In Review: 2012 Stanford Mobile Health Conference

The following is a guest post from Doug Naegele recapping major points from the recent Mobile Health Conference that took place at Stanford. Doug is the founder of Infield Health, a firm that builds mobile technology to help people adhere to medical and wellness programs. You can learn more at or follow @InfieldHealth.

The 2012 Mobile Health at Stanford meeting focused exclusively on “Baby Steps”, small actions everyday people can take to affect long-term healthy behavior change. Almost the entire meeting focused on designing products, managing relationships between different participants in the health community, and getting new ideas into the hands of users quickly.
Over the two-day meeting, themes emerged for the different groups of people that work on these projects.

Product developers and startups:

– Release a super-small product at first, with minimal functionality, then iterate and test new features on actual users.
– Early in the engagement with a user, ask him or her for one little commitment. “Floss one tooth,” for example.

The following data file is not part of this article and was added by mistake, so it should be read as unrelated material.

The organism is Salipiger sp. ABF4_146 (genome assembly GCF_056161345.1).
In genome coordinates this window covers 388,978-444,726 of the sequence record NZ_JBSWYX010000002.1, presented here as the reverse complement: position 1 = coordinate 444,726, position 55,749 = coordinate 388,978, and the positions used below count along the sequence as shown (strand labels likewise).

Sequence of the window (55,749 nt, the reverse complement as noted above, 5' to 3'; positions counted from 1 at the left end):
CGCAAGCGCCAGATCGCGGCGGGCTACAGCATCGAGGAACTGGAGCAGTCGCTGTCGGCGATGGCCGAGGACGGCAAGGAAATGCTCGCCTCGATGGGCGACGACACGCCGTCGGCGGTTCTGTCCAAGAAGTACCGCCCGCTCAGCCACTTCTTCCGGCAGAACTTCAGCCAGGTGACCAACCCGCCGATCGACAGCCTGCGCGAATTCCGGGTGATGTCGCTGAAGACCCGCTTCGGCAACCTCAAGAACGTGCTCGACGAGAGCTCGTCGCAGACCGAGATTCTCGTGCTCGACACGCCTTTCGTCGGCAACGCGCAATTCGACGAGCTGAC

– Find value for all the stakeholders that bring a project to life, not just the end user.

Healthcare entities that purchase and use these new tools:

– Discussions about ROI of a new initiative should always include the cost of inaction.
– A series of very quick trials, most of which will underperform, is usually better than a large, over-analyzed project plan full of features.
– At the outset, have a frank discussion with the innovation team about what they want most out of the project. It may not be money. It may be data, prestige, publication, introductions, investment or something else.

Academics and Non-profits

– Try to find ways to do small projects and trials outside of the traditional 5-year grant-award-trial-analysis cycle. Is there an Agile Development philosophy for research?
– Maybe prominent academics or non-profit leaders can coordinate the marriage of innovators with new tools and healthcare firms that like to try new things?
Finally, BJ Fogg left us with a couple of simple mantras about Baby Steps:
– The sequence of baby steps asked of the user is even more important than the list of baby steps.
– At the very beginning, ability matters more than motivation.
– Help people do what they want to do.

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